Strengthening Individuals & Communities

Supporting non-governmental organizations in their use of international mechanisms to press government for change

The United Nations (UN) Convention on the Elimination of All Forms of Discrimination against Women (CEDAW) is a powerful legal instrument for articulating, advocating for, and monitoring women’s human rights. International Women’s Rights Action Watch (IWRAW) offers assistance to women’s rights NGOs in order to help them better advocate at the international level.

Rewriting traditional stories to gain a gender-sensitive perspective

The Women and Memory Forum (WMF) in Egypt started the Women’s Stories project to allow women to rewrite traditional stories from their own perspectives, giving women an opportunity to challenge traditional texts, redefine their role in society, and develop writing skills by rewriting these stories to show an egalitarian or woman-centric perspective. 

Reframing poverty as a human rights issue to maintain government assistance

The Kensington Welfare Rights Union (KWRU) reframes the welfare debate as part of a larger fight for human rights in order to advocate for the maintenance of welfare services.

In 1991, welfare cuts threatened the livelihoods of poor families and communities in the most impoverished district of Pennsylvania. A group of women from this area came together and organized KWRU in order to present welfare as a human rights issue, rather than an issue of personal responsibility for poverty or charity-based government responses.

Providing free legal services to victims of police torture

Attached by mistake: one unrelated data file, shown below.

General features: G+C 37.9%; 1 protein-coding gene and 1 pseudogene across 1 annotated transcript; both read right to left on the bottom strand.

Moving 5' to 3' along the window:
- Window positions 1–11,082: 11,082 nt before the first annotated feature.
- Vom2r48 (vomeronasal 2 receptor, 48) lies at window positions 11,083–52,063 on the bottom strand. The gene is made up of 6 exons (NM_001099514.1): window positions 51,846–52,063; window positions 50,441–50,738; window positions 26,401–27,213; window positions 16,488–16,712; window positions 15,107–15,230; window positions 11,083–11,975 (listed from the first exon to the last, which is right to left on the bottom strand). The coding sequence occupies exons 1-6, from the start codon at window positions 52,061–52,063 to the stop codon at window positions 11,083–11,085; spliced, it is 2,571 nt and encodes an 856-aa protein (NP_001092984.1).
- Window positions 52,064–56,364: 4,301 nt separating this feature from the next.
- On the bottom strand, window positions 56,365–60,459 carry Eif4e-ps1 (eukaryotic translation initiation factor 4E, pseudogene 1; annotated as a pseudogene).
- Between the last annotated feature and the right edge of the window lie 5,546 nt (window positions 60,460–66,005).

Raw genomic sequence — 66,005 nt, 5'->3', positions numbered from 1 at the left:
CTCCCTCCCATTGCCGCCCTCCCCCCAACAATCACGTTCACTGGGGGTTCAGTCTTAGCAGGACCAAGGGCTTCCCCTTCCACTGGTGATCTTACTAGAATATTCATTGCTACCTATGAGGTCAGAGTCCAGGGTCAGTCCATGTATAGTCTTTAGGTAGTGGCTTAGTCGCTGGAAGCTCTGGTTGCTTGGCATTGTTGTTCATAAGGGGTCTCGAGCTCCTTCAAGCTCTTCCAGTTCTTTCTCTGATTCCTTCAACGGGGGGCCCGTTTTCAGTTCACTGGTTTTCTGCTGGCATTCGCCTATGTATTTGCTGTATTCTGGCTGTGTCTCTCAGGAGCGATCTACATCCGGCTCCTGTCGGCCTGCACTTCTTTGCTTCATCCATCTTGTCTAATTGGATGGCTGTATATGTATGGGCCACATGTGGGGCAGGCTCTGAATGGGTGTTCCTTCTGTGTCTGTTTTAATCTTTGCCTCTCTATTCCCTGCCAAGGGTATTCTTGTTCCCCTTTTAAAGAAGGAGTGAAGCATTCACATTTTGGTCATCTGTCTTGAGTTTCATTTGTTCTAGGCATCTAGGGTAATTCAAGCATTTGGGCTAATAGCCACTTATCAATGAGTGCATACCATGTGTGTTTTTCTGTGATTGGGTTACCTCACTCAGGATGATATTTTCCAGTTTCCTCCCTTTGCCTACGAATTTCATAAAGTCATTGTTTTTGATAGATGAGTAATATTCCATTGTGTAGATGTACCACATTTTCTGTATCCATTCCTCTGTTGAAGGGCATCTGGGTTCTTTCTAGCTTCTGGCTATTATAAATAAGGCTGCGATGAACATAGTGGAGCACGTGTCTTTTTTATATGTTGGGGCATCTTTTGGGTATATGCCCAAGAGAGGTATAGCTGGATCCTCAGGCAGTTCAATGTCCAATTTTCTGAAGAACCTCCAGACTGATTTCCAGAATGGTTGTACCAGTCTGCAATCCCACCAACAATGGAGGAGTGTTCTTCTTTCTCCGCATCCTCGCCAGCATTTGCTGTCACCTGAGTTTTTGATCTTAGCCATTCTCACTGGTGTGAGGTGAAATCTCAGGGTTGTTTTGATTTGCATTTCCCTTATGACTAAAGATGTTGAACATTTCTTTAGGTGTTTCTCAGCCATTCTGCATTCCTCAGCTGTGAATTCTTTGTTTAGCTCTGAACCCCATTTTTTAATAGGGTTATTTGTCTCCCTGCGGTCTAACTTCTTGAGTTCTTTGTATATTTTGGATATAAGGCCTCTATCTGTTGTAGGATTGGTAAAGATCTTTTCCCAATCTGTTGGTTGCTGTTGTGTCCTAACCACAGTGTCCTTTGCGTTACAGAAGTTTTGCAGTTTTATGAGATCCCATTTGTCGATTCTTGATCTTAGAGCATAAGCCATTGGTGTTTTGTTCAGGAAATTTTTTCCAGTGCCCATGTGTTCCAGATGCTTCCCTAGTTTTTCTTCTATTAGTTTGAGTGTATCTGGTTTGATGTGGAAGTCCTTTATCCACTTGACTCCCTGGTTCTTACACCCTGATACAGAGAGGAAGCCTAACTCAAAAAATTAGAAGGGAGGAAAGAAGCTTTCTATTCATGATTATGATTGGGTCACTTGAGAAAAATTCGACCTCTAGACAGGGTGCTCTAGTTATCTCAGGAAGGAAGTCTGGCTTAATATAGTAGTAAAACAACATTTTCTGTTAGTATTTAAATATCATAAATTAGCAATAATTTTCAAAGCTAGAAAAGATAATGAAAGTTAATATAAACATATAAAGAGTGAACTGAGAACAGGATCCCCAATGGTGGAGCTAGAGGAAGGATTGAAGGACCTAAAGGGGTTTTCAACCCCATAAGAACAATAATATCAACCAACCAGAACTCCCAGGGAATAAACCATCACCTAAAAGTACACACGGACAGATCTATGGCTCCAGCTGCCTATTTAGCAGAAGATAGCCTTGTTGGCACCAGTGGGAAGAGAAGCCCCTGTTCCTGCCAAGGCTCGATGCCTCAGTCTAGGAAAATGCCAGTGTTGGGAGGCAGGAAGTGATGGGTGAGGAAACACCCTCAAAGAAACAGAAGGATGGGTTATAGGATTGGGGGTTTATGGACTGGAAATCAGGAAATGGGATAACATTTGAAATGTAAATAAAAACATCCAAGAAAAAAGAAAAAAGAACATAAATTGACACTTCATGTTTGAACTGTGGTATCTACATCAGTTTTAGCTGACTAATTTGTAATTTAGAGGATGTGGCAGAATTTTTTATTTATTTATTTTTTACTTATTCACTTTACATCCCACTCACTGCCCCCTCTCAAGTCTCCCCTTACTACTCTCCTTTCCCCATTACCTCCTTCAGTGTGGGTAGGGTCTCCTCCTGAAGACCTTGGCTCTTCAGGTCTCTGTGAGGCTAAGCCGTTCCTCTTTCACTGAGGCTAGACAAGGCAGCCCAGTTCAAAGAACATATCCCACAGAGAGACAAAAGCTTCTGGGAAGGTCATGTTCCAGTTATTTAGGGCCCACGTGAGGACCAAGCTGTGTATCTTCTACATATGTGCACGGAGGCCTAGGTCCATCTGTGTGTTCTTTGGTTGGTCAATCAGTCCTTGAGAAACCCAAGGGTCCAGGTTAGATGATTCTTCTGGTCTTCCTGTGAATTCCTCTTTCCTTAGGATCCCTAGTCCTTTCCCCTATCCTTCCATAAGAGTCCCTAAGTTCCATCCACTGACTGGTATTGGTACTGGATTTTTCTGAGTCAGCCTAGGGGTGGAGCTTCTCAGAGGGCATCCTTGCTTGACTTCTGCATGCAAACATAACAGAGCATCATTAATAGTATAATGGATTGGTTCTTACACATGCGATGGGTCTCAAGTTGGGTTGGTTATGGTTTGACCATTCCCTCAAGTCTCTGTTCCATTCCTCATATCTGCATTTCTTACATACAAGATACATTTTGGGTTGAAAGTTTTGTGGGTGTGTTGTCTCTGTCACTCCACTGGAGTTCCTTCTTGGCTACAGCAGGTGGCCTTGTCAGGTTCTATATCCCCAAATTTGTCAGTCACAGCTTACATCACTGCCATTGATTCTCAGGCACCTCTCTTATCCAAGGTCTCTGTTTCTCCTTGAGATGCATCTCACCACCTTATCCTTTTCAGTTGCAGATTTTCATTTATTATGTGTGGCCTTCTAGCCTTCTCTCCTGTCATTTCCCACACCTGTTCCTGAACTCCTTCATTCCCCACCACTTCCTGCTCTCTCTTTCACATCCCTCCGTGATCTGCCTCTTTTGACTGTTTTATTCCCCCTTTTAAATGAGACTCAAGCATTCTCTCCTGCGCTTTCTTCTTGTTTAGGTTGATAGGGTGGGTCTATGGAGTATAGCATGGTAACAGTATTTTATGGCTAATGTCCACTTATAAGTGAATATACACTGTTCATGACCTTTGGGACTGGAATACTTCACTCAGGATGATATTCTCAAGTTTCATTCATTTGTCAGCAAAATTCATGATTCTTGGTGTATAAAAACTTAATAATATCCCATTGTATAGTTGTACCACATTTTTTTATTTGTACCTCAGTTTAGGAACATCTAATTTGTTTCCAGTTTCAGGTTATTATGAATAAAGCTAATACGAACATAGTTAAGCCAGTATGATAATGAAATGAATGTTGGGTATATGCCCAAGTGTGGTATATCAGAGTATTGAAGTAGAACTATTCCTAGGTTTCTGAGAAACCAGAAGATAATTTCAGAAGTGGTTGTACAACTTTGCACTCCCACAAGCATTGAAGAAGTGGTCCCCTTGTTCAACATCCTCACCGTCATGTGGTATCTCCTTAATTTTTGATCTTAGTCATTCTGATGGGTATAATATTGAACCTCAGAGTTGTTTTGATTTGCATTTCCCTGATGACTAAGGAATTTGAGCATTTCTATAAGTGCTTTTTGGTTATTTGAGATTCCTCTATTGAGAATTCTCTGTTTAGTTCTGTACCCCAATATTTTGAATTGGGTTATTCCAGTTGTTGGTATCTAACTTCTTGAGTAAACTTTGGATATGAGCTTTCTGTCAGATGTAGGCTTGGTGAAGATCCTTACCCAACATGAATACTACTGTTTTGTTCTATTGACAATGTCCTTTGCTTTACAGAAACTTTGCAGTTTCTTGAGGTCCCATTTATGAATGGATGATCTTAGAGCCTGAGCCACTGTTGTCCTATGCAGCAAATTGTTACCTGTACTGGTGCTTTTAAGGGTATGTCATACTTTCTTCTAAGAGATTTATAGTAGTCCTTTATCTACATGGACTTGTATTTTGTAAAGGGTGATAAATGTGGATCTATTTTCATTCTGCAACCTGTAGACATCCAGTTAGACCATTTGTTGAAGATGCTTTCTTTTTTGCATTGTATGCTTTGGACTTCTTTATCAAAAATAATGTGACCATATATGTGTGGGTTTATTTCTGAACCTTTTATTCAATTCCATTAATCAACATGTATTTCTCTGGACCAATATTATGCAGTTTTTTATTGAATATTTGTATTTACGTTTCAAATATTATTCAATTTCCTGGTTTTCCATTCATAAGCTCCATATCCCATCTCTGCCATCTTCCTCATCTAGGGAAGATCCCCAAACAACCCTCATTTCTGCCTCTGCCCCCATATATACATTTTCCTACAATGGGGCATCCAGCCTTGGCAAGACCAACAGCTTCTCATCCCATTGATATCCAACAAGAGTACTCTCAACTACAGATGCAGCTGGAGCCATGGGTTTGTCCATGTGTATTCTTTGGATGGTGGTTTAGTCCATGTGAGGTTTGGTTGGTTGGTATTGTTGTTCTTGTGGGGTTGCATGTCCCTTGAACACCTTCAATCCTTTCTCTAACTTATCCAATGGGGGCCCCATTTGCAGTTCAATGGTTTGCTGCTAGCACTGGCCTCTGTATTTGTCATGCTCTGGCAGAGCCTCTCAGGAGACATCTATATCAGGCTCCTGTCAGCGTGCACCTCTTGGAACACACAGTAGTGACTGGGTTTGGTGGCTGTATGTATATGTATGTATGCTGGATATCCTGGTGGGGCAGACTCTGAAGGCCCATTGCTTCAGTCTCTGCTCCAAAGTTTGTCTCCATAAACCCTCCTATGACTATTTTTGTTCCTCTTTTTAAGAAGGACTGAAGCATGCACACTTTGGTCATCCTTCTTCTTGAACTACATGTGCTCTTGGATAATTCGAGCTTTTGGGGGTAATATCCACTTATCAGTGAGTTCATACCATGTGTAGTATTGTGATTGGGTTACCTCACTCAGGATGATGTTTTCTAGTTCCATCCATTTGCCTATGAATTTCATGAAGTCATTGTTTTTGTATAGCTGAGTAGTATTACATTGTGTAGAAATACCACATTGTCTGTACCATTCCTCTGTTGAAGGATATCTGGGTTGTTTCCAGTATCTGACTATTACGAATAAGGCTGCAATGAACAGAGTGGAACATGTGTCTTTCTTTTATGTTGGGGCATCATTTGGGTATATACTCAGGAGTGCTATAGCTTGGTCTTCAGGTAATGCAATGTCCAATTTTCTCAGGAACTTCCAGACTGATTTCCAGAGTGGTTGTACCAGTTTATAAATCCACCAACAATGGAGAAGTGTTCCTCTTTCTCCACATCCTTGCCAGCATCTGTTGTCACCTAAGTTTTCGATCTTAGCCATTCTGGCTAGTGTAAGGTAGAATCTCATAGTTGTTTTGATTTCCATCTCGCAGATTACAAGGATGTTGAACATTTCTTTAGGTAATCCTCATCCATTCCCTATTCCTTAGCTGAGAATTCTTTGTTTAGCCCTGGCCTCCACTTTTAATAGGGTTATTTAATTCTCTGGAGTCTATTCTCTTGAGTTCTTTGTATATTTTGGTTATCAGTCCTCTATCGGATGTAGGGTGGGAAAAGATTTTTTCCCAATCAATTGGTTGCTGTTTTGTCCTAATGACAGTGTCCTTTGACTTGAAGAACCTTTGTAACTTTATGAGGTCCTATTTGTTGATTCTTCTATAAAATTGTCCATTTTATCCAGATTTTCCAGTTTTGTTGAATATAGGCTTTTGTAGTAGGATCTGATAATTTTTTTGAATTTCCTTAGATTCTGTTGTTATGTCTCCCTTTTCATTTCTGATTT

Founded by a group of 4-5 attorneys, the project initially included 45 attorneys willing to prosecute torturers. The group has grown to include 234 people providing direct or support services for human rights cases.

In the year and a half since the project's implantation, 304 cases had been brought to the Association. They have developed a reputation among the police stations which likely has a strong preventative effect. The project has also heightened judges' awareness of the problem of police torture.



Promoting discussions on disability to generate a holistic and inclusive human rights dialogue

Currently many groups working in the disability rights movement, and even the broader human rights movement, compete among each other in political debates and institutions in order to gain recognition, funding and policy changes.  Instead of recognizing their common goals and challenges, human rights groups often isolate themselves along victim hierarchies where, for example, someone living in poverty may be better off than someone who is physically disabled, experiences politically-motivated torture or lacks access to clean water.

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